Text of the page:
The Florida Panthers have struggled for years — not just on the ice, but off it.
They’ve had their playoff runs, but they’re largely viewed as a cellar-dwelling franchise when it comes to their season-by-season production. Compound that with being the second team located in a small, non-traditional hockey market, and it’s small wonder the team has struggled.
This season, though, the Panthers have decided to push in a different direction.
They’ve stopped giving out free tickets, attempting to move away from the stigma that they’re desperate for a fanbase. It’s caused them to take a hit in their attendance numbers (they’re the worst-attended team in the NHL, putting up a fraction of the attendance of even the New Jersey Devils or the Arizona Coyotes), but the idea is that they’ll grow their fan base the right way — through developing a true emotional relationship with the community they play in.
Here’s their first big test.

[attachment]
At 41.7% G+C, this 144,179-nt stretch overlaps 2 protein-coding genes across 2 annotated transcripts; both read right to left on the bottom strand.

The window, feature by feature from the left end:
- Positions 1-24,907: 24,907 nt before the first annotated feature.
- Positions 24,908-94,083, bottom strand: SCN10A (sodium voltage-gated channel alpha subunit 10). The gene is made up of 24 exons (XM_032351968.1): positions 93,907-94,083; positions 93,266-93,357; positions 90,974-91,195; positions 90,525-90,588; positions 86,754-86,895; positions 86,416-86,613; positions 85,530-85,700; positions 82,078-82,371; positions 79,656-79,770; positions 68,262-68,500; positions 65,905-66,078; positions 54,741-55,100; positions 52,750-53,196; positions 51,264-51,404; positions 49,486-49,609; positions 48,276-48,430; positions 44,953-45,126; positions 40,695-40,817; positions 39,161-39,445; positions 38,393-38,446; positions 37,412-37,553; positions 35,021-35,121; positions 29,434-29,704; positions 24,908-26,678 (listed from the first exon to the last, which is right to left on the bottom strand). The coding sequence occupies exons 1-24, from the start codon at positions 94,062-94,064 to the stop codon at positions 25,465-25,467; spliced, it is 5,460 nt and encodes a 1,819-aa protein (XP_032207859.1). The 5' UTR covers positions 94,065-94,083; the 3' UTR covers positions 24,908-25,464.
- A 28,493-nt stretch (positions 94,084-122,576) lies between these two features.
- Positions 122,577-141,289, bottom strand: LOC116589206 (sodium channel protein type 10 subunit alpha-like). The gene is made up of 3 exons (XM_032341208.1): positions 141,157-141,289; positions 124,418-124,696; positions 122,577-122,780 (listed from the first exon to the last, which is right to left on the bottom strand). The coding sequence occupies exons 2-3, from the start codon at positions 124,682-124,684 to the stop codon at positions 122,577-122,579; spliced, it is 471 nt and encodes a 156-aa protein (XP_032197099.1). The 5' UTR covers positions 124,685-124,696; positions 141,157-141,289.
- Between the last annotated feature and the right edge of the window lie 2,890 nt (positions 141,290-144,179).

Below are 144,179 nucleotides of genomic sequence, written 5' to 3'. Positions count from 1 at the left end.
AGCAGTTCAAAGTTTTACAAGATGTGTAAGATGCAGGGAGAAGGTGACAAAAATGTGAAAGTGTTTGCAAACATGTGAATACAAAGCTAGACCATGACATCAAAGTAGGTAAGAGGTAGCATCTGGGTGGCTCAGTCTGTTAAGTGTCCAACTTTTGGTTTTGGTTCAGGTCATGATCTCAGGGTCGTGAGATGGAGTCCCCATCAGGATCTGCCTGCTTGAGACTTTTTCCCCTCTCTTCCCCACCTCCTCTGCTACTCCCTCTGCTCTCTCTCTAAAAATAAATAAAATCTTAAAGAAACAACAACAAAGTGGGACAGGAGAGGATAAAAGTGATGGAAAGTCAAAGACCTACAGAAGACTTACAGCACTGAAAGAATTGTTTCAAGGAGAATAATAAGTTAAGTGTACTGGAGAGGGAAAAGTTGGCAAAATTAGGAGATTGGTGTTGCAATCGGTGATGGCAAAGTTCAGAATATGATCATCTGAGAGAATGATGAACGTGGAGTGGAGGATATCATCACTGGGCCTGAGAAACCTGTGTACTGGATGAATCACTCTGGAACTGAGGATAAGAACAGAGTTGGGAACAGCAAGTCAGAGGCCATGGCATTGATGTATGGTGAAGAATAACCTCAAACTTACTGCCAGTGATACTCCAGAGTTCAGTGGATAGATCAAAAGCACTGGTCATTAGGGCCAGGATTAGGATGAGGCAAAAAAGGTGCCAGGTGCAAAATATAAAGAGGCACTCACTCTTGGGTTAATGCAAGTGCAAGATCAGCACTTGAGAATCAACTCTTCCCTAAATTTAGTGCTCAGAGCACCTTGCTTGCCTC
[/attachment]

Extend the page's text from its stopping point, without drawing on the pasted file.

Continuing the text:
It’s been making headlines all week — both Roberto Luongo and Al Montoya, the Panthers’ starter and backup, are out with injuries inflicted just minutes apart in Tuesday night’s game.
While Luongo may be back within a few games, though, Montoya is definitely out for a few weeks — so the team has used the situation to their advantage, putting out an invitation to fans to be the team’s goalie for a day.
The contest has a few stipulations; you must be eighteen to enter (not surprising, since the league rarely allows players under that age in the first place) and you must submit your goaltending resume to first be considered. Once you’re in, though, you get a chance to compete for the position under the supervision of Tuesday’s emergency backup and goaltending coach Rob Tallas — and winner of two selected finalists (who will compete in a shootout contest during the intermission of Florida’s game against the Montreal Canadiens) will be signed as the team’s practice goaltender for a day.
This serves as a double-hitter for the Panthers.
Not only do they get a goaltender to practice with the team in the absence of both their starter and their backup, but this provides the Atlantic Division franchise with the opportunity to connect with the community around them. It’s unlikely that the team will magically gain a full fanbase from the contest, but it’s certainly a step in the right direction towards establishing a relationship and building tradition with the residents of Sunrise, Florida.
Not a bad way to make use of a bad situation, Florida.